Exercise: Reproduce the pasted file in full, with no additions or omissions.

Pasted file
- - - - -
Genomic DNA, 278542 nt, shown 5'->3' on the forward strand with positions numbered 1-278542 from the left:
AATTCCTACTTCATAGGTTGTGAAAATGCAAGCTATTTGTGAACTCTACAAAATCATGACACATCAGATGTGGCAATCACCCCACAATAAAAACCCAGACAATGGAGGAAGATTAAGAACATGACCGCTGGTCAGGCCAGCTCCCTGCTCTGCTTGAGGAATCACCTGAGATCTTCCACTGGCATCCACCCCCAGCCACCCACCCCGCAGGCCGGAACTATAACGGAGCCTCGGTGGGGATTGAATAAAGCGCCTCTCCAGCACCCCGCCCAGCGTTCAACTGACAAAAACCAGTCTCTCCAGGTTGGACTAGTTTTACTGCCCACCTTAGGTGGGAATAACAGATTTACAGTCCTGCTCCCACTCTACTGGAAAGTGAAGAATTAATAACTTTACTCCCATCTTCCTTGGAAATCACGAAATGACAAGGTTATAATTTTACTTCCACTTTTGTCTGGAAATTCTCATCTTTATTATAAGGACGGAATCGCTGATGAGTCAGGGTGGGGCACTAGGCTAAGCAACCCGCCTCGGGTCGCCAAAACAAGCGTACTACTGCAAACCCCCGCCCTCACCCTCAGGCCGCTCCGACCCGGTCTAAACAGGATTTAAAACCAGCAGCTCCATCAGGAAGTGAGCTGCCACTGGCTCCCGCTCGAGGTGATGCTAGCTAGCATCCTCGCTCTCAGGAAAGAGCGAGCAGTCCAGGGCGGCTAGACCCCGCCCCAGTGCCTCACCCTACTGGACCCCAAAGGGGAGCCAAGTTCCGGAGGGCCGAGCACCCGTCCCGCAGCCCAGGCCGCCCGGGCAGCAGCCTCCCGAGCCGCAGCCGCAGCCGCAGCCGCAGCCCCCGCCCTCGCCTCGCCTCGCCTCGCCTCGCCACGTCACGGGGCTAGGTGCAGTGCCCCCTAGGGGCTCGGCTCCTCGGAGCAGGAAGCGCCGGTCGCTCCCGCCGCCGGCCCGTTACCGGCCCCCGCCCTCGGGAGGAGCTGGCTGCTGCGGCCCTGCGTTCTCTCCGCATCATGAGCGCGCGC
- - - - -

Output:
Genomic DNA, 278542 nt, shown 5'->3' on the forward strand with positions numbered 1-278542 from the left:
AATTCCTACTTCATAGGTTGTGAAAATGCAAGCTATTTGTGAACTCTACAAAATCATGACACATCAGATGTGGCAATCACCCCACAATAAAAACCCAGACAATGGAGGAAGATTAAGAACATGACCGCTGGTCAGGCCAGCTCCCTGCTCTGCTTGAGGAATCACCTGAGATCTTCCACTGGCATCCACCCCCAGCCACCCACCCCGCAGGCCGGAACTATAACGGAGCCTCGGTGGGGATTGAATAAAGCGCCTCTCCAGCACCCCGCCCAGCGTTCAACTGACAAAAACCAGTCTCTCCAGGTTGGACTAGTTTTACTGCCCACCTTAGGTGGGAATAACAGATTTACAGTCCTGCTCCCACTCTACTGGAAAGTGAAGAATTAATAACTTTACTCCCATCTTCCTTGGAAATCACGAAATGACAAGGTTATAATTTTACTTCCACTTTTGTCTGGAAATTCTCATCTTTATTATAAGGACGGAATCGCTGATGAGTCAGGGTGGGGCACTAGGCTAAGCAACCCGCCTCGGGTCGCCAAAACAAGCGTACTACTGCAAACCCCCGCCCTCACCCTCAGGCCGCTCCGACCCGGTCTAAACAGGATTTAAAACCAGCAGCTCCATCAGGAAGTGAGCTGCCACTGGCTCCCGCTCGAGGTGATGCTAGCTAGCATCCTCGCTCTCAGGAAAGAGCGAGCAGTCCAGGGCGGCTAGACCCCGCCCCAGTGCCTCACCCTACTGGACCCCAAAGGGGAGCCAAGTTCCGGAGGGCCGAGCACCCGTCCCGCAGCCCAGGCCGCCCGGGCAGCAGCCTCCCGAGCCGCAGCCGCAGCCGCAGCCGCAGCCCCCGCCCTCGCCTCGCCTCGCCTCGCCTCGCCACGTCACGGGGCTAGGTGCAGTGCCCCCTAGGGGCTCGGCTCCTCGGAGCAGGAAGCGCCGGTCGCTCCCGCCGCCGGCCCGTTACCGGCCCCCGCCCTCGGGAGGAGCTGGCTGCTGCGGCCCTGCGTTCTCTCCGCATCATGAGCGCGCGC